The Fiscal Responsibility Act, a bipartisan deal struck by President Joe Biden and House Speaker Kevin McCarthy to raise the debt ceiling until 2025, has stirred debate and drawn attention for its approach to work requirements in several major welfare programs1.
The Act’s approach to Temporary Assistance for Needy Families (TANF), for instance, has been viewed with concern from a conservative perspective. The provisions in the Act are seen as diluting existing work requirements, altering the original design of TANF, and moving the program in a direction that could increase dependency rather than promoting self-sufficiency. Critically, the bill does not significantly reduce the number of idle, work-free recipients, which is a key to strengthening work requirements1.
The original TANF program successfully reduced welfare caseloads and child poverty while increasing employment through its emphasis on work requirements. It also played a role in strengthening family structures by making welfare less attractive compared to marriage and employment. The Biden-McCarthy deal, however, seems to deviate from these principles, especially in sections 302 and 304, which are viewed as transforming TANF into an expensive job-training program for single parents1.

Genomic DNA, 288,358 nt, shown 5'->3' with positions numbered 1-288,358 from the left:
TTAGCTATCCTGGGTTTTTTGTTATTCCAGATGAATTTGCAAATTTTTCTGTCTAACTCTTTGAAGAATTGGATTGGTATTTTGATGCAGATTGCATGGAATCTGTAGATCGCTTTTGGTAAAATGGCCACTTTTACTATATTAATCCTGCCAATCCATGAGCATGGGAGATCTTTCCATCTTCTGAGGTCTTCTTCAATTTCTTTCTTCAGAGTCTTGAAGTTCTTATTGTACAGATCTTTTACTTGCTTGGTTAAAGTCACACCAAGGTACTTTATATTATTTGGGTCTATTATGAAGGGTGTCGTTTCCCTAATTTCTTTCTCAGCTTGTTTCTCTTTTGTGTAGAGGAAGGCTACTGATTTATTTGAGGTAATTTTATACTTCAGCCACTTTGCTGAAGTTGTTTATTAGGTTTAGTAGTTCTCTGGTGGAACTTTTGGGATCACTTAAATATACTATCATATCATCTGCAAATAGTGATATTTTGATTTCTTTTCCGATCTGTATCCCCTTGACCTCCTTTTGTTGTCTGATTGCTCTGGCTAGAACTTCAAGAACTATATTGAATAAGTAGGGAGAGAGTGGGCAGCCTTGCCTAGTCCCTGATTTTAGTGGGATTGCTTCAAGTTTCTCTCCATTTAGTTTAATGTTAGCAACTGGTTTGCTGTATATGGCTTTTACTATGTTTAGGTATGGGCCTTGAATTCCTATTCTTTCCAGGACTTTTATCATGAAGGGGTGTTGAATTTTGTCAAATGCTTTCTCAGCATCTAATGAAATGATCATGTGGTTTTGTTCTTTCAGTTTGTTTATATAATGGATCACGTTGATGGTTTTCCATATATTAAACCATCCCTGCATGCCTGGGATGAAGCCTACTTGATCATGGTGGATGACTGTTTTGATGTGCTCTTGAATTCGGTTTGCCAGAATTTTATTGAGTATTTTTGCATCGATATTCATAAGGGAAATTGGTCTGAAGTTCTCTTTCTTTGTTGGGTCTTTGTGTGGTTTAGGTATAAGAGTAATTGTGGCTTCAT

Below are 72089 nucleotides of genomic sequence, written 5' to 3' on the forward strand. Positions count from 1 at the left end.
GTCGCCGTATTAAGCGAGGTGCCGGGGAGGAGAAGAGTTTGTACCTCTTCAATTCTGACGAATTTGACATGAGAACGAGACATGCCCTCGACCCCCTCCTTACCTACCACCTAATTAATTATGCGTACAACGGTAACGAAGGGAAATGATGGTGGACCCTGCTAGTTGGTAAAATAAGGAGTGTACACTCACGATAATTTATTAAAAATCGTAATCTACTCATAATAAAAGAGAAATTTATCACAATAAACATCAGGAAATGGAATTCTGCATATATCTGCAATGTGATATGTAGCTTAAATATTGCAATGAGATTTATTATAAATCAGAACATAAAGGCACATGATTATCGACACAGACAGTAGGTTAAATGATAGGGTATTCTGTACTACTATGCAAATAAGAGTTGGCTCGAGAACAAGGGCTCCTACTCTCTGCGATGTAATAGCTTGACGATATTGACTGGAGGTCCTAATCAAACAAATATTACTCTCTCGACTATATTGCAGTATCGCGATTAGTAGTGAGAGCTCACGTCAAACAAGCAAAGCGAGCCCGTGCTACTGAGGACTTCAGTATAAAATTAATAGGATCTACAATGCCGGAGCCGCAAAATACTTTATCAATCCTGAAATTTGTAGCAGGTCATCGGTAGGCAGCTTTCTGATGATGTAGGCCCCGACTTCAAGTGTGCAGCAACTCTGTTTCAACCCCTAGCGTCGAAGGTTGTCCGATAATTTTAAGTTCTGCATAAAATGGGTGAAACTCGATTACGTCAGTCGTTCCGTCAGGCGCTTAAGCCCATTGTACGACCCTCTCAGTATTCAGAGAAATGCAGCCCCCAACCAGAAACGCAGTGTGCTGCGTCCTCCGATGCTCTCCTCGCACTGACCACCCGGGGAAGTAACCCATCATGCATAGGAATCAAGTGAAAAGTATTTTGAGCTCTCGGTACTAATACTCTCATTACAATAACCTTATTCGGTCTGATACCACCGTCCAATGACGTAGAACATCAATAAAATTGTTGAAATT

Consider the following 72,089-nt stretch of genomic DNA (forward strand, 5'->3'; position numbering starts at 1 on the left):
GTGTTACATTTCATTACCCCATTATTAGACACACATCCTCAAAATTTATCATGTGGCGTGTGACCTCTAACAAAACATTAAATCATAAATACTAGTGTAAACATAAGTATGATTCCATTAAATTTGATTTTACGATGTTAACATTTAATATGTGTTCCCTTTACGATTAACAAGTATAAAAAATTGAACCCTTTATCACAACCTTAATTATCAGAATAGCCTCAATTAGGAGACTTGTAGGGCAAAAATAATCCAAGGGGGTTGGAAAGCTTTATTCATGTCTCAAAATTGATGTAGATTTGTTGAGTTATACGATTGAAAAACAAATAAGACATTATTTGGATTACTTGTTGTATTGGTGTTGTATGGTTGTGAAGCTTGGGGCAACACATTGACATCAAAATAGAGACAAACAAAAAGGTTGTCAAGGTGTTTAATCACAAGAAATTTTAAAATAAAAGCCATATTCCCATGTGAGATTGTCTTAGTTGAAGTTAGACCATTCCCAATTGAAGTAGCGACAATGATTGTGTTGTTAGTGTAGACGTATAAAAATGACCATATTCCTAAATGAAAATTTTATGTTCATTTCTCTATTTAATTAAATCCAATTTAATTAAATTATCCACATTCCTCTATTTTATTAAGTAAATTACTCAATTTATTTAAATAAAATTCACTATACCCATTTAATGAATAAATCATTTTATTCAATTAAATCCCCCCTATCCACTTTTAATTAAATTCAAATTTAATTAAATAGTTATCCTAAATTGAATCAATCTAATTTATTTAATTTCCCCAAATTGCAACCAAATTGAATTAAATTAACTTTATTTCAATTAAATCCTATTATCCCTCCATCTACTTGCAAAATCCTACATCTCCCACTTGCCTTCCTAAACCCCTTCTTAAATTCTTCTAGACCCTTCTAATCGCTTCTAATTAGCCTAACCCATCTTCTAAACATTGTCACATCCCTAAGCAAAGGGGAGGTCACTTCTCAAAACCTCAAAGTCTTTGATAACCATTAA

The Act’s provisions on the Supplemental Nutrition Assistance Program (SNAP) are a mixed bag. On the positive side, the Act lowers the state-level discretionary exemption rate and introduces a new reporting requirement for state applications for geographic-area waivers. These changes could potentially lead to better control and transparency in the program. However, there’s room for improvement, such as making the new age limit for work requirements permanent1.
Perhaps the most disappointing aspect of the Fiscal Responsibility Act from a conservative standpoint is its approach to Medicaid. The Act removes work requirements for able-bodied adults, a provision that was previously included in the House-passed Limit, Save, Grow Act. This change is viewed as a missed opportunity to encourage self-sufficiency and responsibility among Medicaid recipients1.
In sum, while the Fiscal Responsibility Act contains some positive changes, it falls short of the conservative vision for welfare reform that emphasizes work requirements, personal responsibility, and self-sufficiency. The Act’s approach to TANF and Medicaid, in particular, raises concerns about the future direction of these critical safety-net programs.